County Executive Ken Ulman plans to keep his $3,600 raise, a spokesman said. County Council Chairman Calvin Ball said he planned to keep his $1,200 increase and figured that other lawmakers would do the same.
Ulman will make nearly $164,000 next year, and council members would get $54,600 — the chairman makes $1,000 more. The raises are based on the Consumer Price Index.
The pay raises were predetermined in 2009 by a citizen commission that is convened every four years, but the council and county executive have so far declined their raises and returned the money to the county or charity, as individuals are allowed to do.
Kevin Enright, a spokesman for Ulman, said by email that because there are no furloughs this year and employee raises have resumed, the county executive now feels comfortable accepting a higher salary.
Councilwoman Courtney Watson, an Ellicott City Democrat, agreed.
"I think it's reasonable to take the increase," she said, since the council has not taken one since 2008.
Others on the council were noncommittal.
Councilwoman Mary Kay Sigaty, a west Columbia Democrat, said Wednesday she had not decided whether to accept her raise.
In the past, she said, the council unanimously decided not to take raises because of the economy. "We wanted to end up not taking something if the employees of the county didn't get something," she said.
Greg Fox, the council's only Republican, also said he hadn't decided what to do.
An independent commission made up of Howard residents is appointed once each term under a county charter requirement to study pay for elected officials.
While the council can't increase the recommended amounts, it can either adopt or lower recommendations.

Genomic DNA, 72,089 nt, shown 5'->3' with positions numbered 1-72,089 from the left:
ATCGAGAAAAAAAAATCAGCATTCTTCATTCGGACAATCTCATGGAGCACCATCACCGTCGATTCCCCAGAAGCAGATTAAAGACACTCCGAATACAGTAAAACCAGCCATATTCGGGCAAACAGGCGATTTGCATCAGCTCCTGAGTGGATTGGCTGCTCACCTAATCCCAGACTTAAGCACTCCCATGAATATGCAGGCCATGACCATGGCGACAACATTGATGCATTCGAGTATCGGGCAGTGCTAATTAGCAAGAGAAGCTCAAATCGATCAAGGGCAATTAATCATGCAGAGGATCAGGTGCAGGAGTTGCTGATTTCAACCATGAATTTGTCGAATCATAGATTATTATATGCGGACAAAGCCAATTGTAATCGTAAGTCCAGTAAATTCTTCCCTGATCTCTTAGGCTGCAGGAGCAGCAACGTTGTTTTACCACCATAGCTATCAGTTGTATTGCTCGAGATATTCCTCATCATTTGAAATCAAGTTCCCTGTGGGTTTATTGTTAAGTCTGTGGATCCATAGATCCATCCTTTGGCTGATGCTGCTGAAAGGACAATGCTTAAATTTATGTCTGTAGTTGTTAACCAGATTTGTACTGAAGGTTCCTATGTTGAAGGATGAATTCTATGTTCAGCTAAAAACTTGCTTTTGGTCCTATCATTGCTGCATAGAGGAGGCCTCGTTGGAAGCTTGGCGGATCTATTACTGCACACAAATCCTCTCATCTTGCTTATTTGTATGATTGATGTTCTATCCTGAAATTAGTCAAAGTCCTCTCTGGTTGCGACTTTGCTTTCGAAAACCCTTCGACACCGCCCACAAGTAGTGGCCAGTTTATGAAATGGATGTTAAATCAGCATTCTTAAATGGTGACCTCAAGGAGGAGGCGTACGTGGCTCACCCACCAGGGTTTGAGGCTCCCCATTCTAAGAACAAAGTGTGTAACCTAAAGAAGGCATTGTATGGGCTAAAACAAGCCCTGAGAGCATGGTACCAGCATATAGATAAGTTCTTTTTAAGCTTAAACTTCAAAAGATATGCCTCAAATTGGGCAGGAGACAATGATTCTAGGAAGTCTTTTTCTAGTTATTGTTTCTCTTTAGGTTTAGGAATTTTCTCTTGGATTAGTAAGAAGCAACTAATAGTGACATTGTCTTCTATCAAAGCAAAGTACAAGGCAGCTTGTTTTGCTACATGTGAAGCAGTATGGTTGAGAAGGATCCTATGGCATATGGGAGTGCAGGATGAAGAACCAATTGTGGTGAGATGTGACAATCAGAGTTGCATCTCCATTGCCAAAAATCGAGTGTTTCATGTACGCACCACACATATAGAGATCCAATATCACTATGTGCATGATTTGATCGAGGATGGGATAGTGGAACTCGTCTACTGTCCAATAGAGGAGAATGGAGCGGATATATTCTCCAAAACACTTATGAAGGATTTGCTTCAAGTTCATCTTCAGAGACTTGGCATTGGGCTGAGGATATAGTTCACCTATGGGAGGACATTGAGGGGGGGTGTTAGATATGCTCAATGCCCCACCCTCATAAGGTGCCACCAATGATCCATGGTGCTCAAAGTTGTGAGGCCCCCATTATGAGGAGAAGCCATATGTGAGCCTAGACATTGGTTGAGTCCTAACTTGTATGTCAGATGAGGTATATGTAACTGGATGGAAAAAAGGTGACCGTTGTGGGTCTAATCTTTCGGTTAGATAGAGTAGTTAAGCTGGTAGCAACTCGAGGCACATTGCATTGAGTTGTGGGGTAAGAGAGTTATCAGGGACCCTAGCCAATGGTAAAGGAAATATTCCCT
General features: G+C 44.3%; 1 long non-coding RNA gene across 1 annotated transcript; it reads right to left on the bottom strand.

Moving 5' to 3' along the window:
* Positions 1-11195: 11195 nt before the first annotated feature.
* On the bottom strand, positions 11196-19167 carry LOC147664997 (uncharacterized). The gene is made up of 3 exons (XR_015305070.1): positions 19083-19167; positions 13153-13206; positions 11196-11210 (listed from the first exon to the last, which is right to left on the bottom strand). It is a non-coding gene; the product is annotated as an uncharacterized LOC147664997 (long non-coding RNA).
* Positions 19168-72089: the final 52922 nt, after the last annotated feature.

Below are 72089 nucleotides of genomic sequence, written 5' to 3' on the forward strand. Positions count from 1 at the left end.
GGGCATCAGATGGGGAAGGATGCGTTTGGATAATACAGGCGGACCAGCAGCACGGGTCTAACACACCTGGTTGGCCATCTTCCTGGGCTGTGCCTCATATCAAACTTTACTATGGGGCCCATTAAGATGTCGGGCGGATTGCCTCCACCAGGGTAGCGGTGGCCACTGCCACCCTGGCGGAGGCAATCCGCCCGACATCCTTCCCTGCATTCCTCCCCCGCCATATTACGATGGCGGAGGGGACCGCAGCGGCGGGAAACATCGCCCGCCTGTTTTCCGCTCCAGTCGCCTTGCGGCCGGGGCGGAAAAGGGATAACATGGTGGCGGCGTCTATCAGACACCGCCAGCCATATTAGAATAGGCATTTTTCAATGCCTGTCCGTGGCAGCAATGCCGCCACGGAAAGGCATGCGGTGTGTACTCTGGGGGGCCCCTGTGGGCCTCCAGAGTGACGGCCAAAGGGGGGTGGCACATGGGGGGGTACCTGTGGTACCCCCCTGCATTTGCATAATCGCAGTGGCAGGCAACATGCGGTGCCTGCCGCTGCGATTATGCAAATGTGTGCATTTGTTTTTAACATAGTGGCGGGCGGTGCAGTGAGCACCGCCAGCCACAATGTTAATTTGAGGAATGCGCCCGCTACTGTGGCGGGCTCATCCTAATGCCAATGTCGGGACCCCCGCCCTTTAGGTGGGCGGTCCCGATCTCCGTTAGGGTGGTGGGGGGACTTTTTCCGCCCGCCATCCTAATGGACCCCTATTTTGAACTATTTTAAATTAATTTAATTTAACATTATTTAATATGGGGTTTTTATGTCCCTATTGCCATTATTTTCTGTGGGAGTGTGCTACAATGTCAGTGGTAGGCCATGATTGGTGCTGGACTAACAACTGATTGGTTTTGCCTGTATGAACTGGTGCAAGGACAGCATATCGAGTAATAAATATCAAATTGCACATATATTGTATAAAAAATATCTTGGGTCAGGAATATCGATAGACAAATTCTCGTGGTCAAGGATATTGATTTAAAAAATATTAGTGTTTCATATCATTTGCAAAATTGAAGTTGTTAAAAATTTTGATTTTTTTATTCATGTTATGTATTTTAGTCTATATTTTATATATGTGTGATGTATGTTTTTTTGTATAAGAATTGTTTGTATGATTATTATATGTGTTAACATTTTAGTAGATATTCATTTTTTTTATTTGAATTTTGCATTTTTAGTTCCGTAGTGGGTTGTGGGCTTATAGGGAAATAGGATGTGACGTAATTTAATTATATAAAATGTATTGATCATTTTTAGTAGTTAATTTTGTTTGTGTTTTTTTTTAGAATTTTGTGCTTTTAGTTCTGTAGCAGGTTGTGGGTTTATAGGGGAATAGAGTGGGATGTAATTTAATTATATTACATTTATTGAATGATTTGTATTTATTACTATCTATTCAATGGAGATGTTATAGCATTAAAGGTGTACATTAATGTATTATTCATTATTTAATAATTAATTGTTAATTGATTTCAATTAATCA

Baltimore Mayor Stephanie Rawlings-Blake announced this week that she would give away her annual pay raise of about $4,000, She makes $155,493 a year. Her 2.5 percent salary increase would go to the city's YouthWorks program, and she plans to include herself in the city's employee furlough plan.
Baltimore officials have identified a $52 million budget shortfall next year. City workers have also faced furloughs and pay freezes for the past three years.
Three council members in Prince George's County plan to return their 3.4 percent raises, as does the county executive, whose pay will increase to $180,473, according to The Washington Post. Meanwhile, all nine members of the Montgomery County Council are expected to return an increase in pay that would have raised their salaries to nearly $100,000 a year, the Post says.
At a recent council hearing, Howard budget director Ray Wacks warned council members to remain cautious as planning for next year's budget begins. Still, officials in Howard do not anticipate furloughs and have begun hiring essential positions.
"Usually it has been doom and gloom," Wacks said at the meeting, but "clearly we've been through the worst of the recession."